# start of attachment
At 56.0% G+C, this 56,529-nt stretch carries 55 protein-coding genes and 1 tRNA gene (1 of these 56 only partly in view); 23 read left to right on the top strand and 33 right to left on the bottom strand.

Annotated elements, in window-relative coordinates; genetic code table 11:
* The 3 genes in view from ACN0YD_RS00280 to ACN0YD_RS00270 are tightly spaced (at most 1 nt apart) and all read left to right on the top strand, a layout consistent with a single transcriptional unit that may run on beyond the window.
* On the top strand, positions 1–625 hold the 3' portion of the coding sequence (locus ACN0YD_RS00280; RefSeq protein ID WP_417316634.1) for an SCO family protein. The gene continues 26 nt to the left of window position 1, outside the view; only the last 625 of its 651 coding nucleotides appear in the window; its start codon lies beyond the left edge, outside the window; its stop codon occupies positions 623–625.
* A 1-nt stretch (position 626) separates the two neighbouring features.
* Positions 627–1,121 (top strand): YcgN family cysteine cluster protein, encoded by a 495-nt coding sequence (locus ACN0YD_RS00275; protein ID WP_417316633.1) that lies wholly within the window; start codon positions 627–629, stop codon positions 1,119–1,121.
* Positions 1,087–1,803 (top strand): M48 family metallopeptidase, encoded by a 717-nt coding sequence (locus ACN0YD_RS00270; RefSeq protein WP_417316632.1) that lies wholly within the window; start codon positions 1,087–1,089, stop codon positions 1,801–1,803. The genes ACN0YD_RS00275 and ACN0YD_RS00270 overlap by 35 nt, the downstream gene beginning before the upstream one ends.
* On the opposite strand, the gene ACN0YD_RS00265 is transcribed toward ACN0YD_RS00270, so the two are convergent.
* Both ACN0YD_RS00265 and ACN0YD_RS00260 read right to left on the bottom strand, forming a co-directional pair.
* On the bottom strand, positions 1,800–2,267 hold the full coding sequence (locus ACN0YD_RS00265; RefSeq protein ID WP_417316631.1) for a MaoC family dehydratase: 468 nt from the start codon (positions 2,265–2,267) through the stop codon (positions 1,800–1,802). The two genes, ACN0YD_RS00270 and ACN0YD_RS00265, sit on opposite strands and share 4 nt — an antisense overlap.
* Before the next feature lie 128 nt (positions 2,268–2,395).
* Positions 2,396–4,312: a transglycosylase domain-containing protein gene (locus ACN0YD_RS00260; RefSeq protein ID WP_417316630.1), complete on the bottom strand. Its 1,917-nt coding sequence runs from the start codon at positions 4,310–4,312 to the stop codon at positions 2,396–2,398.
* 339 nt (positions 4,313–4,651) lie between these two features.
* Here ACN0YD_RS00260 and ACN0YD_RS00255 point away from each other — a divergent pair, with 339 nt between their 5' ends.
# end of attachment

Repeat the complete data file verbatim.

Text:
At 56.0% G+C, this 56,529-nt stretch carries 55 protein-coding genes and 1 tRNA gene (1 of these 56 only partly in view); 23 read left to right on the top strand and 33 right to left on the bottom strand.

Annotated elements, in window-relative coordinates; genetic code table 11:
* The 3 genes in view from ACN0YD_RS00280 to ACN0YD_RS00270 are tightly spaced (at most 1 nt apart) and all read left to right on the top strand, a layout consistent with a single transcriptional unit that may run on beyond the window.
* On the top strand, positions 1–625 hold the 3' portion of the coding sequence (locus ACN0YD_RS00280; RefSeq protein ID WP_417316634.1) for an SCO family protein. The gene continues 26 nt to the left of window position 1, outside the view; only the last 625 of its 651 coding nucleotides appear in the window; its start codon lies beyond the left edge, outside the window; its stop codon occupies positions 623–625.
* A 1-nt stretch (position 626) separates the two neighbouring features.
* Positions 627–1,121 (top strand): YcgN family cysteine cluster protein, encoded by a 495-nt coding sequence (locus ACN0YD_RS00275; protein ID WP_417316633.1) that lies wholly within the window; start codon positions 627–629, stop codon positions 1,119–1,121.
* Positions 1,087–1,803 (top strand): M48 family metallopeptidase, encoded by a 717-nt coding sequence (locus ACN0YD_RS00270; RefSeq protein WP_417316632.1) that lies wholly within the window; start codon positions 1,087–1,089, stop codon positions 1,801–1,803. The genes ACN0YD_RS00275 and ACN0YD_RS00270 overlap by 35 nt, the downstream gene beginning before the upstream one ends.
* On the opposite strand, the gene ACN0YD_RS00265 is transcribed toward ACN0YD_RS00270, so the two are convergent.
* Both ACN0YD_RS00265 and ACN0YD_RS00260 read right to left on the bottom strand, forming a co-directional pair.
* On the bottom strand, positions 1,800–2,267 hold the full coding sequence (locus ACN0YD_RS00265; RefSeq protein ID WP_417316631.1) for a MaoC family dehydratase: 468 nt from the start codon (positions 2,265–2,267) through the stop codon (positions 1,800–1,802). The two genes, ACN0YD_RS00270 and ACN0YD_RS00265, sit on opposite strands and share 4 nt — an antisense overlap.
* Before the next feature lie 128 nt (positions 2,268–2,395).
* Positions 2,396–4,312: a transglycosylase domain-containing protein gene (locus ACN0YD_RS00260; RefSeq protein ID WP_417316630.1), complete on the bottom strand. Its 1,917-nt coding sequence runs from the start codon at positions 4,310–4,312 to the stop codon at positions 2,396–2,398.
* 339 nt (positions 4,313–4,651) lie between these two features.
* Here ACN0YD_RS00260 and ACN0YD_RS00255 point away from each other — a divergent pair, with 339 nt between their 5' ends.